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15th Sofia International Film Festival

Sofia (Bulgaria) - 04 March 2011 - 13 March 2011

2013 2010 2009 2008 2007


Russian films


The Edge, 2010


(Алексей УЧИТЕЛЬ)

Cinema from Russia

How I Ended This Summer, 2009

(Как я провел этим летом)


Morphia, 2008



Сinema of Europe

My Joy, 2010

(Счастье мое)

(Сергей ЛОЗНИЦА)

Chantrapas, 2009



The Concert, 2009



Other films

Compétition internationale :

- America, João Nuno Pinto, Spain-Brazil-Portugal-Russia, 2010, 111 min, feature, color
Liza is a young Russian immigrant married to a Portuguese man, with whom she has a child. Vitor, her husband, is in fact a petty crook who lives off scams and tricking old ladies. Mauro, the couple's son, is a strange child who has taken it upon himself not to speak. Besides all her domestic chores, Liza also has to take care of Vitor's grandmother, a bed-ridden, moribund, hundred-year-old lady who rejects any care that is given to her by Liza. Fernanda, Vitor's Spanish ex-wife, taking advantage of the wave of illegal immigrants into Portugal, turns up with a proposal for a false passports business. From then on, and to Liza's great despair, her house becomes a halfway house for countless immigrants of several differing nationalities and races, all looking for a better future. One of those to arrive is Andrei, a young Ukrainian orthopaedist who is wanted by the Russian mafia. Andrei ends up falling in love with Liza, who sees in him the opportunity to get out of that life. But things are not as straightforward as that...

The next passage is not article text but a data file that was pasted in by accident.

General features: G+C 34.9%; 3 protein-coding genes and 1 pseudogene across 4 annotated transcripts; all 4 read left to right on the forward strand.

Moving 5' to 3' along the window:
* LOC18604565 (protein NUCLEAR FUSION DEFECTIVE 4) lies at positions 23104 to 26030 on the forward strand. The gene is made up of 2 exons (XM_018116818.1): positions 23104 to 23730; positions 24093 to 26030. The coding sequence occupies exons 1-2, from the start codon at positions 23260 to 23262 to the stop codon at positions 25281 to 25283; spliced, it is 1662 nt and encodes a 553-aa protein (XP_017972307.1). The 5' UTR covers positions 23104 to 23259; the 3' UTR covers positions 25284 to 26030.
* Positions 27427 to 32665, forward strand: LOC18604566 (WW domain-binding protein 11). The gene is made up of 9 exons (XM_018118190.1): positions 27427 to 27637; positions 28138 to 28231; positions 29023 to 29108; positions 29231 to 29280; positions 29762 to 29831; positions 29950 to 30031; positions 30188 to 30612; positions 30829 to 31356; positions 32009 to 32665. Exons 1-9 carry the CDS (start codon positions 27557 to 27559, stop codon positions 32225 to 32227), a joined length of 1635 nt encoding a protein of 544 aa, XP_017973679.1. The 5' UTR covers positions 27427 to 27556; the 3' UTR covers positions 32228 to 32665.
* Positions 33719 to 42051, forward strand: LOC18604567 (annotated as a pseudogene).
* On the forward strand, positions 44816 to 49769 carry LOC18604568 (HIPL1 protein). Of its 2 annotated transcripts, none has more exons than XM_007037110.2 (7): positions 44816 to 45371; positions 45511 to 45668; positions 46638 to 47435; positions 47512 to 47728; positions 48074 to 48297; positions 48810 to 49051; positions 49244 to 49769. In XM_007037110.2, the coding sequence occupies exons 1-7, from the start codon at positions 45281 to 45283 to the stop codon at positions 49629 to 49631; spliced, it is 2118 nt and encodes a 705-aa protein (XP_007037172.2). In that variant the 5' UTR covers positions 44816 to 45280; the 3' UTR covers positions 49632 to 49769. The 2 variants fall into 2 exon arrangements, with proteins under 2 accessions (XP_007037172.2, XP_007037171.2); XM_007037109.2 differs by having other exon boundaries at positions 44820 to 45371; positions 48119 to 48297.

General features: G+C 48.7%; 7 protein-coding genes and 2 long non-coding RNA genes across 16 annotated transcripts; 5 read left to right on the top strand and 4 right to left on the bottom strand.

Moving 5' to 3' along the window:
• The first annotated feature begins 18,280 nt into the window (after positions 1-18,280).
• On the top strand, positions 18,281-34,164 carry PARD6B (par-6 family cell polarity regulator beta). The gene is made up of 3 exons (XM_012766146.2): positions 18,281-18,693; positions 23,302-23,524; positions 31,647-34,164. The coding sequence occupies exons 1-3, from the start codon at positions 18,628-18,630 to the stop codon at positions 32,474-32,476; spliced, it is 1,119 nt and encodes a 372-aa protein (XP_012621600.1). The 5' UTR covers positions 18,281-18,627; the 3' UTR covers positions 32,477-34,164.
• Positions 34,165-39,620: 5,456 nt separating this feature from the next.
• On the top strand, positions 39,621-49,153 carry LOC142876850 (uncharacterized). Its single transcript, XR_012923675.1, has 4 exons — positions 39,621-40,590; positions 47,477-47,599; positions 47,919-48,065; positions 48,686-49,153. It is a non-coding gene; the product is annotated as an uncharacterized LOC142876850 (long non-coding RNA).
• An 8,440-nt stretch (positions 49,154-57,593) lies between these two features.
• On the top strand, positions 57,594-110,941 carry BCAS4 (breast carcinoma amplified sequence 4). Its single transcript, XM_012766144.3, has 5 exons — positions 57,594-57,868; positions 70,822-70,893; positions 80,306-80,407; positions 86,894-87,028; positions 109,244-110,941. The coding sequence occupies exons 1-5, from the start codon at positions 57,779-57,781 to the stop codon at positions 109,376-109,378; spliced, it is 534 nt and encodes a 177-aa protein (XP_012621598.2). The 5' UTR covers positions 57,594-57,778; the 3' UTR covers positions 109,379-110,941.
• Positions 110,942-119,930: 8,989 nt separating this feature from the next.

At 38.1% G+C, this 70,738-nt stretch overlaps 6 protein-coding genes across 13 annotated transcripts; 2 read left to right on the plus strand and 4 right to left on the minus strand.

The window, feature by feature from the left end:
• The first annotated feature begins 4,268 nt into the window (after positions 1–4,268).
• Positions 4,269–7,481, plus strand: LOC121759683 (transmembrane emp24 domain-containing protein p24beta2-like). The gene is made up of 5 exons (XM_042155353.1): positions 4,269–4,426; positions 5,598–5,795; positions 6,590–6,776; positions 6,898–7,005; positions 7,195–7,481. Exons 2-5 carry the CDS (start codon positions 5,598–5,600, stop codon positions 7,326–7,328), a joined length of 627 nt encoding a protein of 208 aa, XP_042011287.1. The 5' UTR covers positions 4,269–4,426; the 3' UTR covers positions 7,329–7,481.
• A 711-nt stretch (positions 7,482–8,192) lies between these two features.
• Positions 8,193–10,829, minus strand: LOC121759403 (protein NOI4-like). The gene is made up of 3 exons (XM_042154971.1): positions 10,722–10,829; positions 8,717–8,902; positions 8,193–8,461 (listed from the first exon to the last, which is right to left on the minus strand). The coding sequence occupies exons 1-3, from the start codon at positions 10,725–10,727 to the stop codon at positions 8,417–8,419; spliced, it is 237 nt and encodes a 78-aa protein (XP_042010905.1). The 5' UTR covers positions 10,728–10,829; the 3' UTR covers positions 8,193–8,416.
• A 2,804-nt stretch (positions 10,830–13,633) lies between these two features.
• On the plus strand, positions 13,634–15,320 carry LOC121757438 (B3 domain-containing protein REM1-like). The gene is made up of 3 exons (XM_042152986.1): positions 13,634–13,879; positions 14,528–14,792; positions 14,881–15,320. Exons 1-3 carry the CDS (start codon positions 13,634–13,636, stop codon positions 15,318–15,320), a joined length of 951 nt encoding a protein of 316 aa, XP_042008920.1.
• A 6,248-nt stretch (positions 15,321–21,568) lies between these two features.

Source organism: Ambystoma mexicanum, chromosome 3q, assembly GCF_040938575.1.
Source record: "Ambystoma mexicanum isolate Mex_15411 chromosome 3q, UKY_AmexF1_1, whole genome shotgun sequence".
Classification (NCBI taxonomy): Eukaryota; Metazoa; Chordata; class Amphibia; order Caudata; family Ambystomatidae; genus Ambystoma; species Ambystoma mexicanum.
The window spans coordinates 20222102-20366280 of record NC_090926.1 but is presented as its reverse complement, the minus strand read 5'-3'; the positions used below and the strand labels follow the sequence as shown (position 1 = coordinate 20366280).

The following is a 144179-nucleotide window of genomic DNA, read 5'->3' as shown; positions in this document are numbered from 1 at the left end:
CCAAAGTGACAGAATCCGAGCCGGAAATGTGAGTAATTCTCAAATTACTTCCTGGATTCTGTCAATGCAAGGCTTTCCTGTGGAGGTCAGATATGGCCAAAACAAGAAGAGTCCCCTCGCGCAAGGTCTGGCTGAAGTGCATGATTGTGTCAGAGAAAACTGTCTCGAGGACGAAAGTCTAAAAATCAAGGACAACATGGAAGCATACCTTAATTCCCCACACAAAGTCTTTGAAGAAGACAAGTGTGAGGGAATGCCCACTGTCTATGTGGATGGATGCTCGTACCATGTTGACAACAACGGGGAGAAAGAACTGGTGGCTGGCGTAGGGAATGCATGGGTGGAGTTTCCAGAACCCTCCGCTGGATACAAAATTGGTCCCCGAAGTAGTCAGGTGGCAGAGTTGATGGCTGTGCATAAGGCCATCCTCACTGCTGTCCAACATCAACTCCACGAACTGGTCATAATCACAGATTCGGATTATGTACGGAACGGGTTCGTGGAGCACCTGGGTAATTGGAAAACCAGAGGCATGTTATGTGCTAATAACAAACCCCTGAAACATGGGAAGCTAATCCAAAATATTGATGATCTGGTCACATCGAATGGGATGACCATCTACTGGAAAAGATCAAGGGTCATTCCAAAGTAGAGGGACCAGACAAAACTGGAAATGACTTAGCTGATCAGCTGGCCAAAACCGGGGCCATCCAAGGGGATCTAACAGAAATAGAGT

European Day - Lux Prize :

- Illegal, Olivier MASSET-DEPASSE, Belgium-Luxembourg-France, 2010, 90 min, documentaire
Tania, a Russian illegal immigrant, has been living in Belgium for eight years with her 13-year-old son Ivan. Quietly integrated, they live in constant fear of being detained for questioning, which is an inevitability. As soon as this happens, the camera clings to Tania’s body, and follows her to a closed detention centre. Her sole obsession is to protect her son from deportation, and this angle enables Masset-Depasse to avoid the pitfalls of the genre. It is not a question here of offering viewers a sociological study of detention camps, although the film doesn’t hide the realities of that world. Through Tania’s encounters, we discover the centre’s “residents”, the other refugees, as well as the police officers and wardens, who are all plunged into an inhuman situation, at the limits of the describable